• You have the majority of parenting time or you are in a shared parenting situation in which each parent has the child for more than 146 nights a year AND
  • The move fits the definition of a “relocation,” according to Illinois law

If the other parent agrees to the relocation and the court does not see any way in which the relocation would harm the child, the court will typically approve the move. However, if the other parent objects to the move, the court will need to evaluate several factors to determine whether or not to grant the relocation. These factors include the reasons for the relocation, the other parent’s reasons for objecting to the relocation, the educational opportunities available to the child at each location, the child’s wishes, and more.

Contact an Illinois Parent Relocation Lawyer

Parents in a co-parenting relationship who have the majority or an equal amount of parenting time must seek court approval for certain moves. Whether you are the parent who wishes to relocate or you object to your child’s other parent moving away with your child, Shaw Family Law, P.C. is here to help. Schedule a free consultation with a skilled St. Charles family law attorney to discuss your concerns by calling us at 630-584-5550 today.

...

IL divorce lawyerWhen divorcing spouses share children together, the divorce process is often much more involved than divorces not involving children. This is especially true if the spouses are not able to reach an agreement about the allocation of parental responsibilities and parenting time. In some divorce cases involving child-related disputes, a guardian ad litem (GAL) is appointed to act as a child representative. The judge may assign a GAL to the case or a spouse may request for a GAL to be assigned. The opinion of a guardian ad litem can have a major impact on the outcome of a child custody case.

Understanding the Role of a Guardian Ad Litem

Unfortunately, in many custody disputes, one or both parents are more interested in “winning” the case than working toward a custody arrangement that is in the child’s best interests. During a contentious divorce case, the wishes and needs of the children can become obscured. A guardian ad litem is a lawyer who represents the child’s best interests. He or she is tasked with investigating the facts of the case and eventually developing an opinion about what type of child custody arrangement is best for the child. This may be accomplished through evaluating the child’s residence as well as interviewing parents, siblings, teachers, daycare workers, and other people involved in the child’s life. The GAL will also look for evidence that suggests a living environment may be unsafe for the child. He or she may analyze criminal records, health records, school records, and any past or present Child Protective Services cases. The GAL then shares his or her findings and overall opinion with the judge. Although the judge is not required to follow the GAL’s recommendation, this recommendation will most likely carry substantial weight.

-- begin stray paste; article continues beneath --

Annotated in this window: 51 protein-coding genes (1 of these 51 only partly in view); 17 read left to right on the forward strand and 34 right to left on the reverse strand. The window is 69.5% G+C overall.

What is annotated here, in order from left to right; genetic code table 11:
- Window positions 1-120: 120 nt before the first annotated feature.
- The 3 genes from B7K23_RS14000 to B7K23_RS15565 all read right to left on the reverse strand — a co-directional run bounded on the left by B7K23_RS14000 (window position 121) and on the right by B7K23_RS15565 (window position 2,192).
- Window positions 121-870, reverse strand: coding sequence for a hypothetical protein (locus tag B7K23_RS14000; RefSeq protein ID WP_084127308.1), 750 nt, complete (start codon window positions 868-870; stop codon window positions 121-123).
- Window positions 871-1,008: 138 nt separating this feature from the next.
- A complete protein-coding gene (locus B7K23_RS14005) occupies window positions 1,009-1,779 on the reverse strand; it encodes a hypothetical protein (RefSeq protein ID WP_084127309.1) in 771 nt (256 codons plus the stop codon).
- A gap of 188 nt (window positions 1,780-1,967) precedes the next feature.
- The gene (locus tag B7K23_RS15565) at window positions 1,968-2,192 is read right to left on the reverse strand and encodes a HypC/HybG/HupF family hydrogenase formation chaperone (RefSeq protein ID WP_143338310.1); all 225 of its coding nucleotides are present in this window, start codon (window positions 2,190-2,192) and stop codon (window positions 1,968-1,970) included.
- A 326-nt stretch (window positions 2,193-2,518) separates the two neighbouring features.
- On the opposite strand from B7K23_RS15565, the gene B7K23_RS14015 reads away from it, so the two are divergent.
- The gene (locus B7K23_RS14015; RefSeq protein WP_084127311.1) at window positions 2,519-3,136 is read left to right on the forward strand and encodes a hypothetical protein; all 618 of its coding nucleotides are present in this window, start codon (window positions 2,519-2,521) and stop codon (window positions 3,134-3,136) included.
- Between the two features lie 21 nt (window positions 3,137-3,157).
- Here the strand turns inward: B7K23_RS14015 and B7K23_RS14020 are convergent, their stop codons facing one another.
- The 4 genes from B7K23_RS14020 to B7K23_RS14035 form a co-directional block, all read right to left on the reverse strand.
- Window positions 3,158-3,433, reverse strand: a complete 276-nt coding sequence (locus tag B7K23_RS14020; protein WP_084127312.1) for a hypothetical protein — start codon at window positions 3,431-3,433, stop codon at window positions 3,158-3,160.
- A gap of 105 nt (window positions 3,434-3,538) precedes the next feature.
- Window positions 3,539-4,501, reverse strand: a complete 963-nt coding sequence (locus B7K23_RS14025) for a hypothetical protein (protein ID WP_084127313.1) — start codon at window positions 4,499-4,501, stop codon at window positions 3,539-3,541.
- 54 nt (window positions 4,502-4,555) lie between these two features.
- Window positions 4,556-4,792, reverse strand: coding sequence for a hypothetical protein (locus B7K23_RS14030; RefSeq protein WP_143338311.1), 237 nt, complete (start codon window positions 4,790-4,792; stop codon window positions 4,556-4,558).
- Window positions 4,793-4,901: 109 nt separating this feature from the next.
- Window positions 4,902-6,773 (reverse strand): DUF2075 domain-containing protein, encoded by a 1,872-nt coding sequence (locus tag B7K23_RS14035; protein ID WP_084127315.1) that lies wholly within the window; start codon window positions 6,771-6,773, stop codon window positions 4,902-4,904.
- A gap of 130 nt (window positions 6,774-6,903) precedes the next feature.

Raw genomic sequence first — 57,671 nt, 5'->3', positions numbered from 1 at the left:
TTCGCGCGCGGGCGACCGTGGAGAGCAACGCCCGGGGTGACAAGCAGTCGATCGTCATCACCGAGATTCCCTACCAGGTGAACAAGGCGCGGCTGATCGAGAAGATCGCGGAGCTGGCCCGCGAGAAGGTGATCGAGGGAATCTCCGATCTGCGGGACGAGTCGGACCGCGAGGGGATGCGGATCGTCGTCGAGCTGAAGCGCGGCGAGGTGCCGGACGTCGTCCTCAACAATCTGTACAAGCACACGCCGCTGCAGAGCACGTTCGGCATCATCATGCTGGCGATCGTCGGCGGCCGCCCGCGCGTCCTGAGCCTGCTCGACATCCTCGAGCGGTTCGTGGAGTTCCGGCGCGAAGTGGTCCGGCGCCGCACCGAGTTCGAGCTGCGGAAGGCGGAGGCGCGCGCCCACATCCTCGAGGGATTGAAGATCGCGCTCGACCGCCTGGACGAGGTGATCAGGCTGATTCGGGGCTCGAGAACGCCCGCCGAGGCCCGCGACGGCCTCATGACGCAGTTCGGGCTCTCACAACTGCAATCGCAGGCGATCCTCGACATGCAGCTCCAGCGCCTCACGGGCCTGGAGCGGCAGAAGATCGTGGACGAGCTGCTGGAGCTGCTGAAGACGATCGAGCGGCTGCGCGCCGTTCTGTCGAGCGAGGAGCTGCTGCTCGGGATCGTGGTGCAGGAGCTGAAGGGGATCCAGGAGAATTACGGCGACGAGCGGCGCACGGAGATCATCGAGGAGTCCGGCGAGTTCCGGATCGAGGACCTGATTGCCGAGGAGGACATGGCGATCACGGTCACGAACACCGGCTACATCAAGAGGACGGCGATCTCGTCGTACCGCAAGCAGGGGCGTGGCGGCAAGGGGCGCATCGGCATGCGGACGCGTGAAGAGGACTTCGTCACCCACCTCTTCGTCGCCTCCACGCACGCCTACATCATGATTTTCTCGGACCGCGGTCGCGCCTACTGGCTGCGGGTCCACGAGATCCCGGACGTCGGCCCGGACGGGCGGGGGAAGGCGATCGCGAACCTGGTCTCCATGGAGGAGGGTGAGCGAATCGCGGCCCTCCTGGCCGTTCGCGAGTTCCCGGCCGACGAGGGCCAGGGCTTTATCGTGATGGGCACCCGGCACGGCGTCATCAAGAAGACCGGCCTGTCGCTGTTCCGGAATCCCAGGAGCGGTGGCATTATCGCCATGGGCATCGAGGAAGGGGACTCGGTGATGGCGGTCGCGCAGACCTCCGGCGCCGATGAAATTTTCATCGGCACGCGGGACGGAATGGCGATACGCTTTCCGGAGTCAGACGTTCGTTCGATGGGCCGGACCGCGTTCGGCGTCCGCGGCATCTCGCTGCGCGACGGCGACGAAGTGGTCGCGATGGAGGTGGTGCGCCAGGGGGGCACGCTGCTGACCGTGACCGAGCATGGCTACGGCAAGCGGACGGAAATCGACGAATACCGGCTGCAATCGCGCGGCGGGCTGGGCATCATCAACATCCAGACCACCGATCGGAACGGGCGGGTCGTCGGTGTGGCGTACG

Should I Request a GAL?

Some divorcing spouses misunderstand the purpose of a guardian ad litem. They assume that the GAL is an additional attorney who will help them argue their side during the divorce process. However, the GAL does not “work” for one spouse or the other. His or her only allegiance is to the child or children involved in the dispute. You should only request a GAL if you are prepared to be honest and fully cooperate with his or her investigation. If the GAL catches you in a lie, this could significantly reduce your credibility. Many parents request a guardian ad litem because they have concerns that the other parent is not capable of providing a safe, loving home for their child. If you want to learn more about requesting a guardian ad litem, speak to an experienced child custody attorney.

Contact a St. Charles Child Custody Lawyer

A guardian ad litem is a lawyer who is responsible for investigating the facts of a child-related legal dispute and presenting a recommendation to the judge. To discuss whether or not assigning a guardian ad litem to your case may be right for you, contact Shaw Family Law, P.C. Call our office today at 630-584-5550 and schedule a free consultation with an accomplished Illinois family law attorney from our firm.

 

...

IL family lawyerDivorced and unmarried parents in Illinois are required to submit a parenting plan, or parenting agreement, to the court. The plan describes how the parents will allocate parental responsibilities and share parenting time. A shared parenting arrangement can leave one parent with significantly less parenting time than he or she would prefer. If you are looking for ways to increase your parenting time, one way to do so may be through the “right of first refusal.”

Understanding Your Right to Enjoy Additional Parenting Time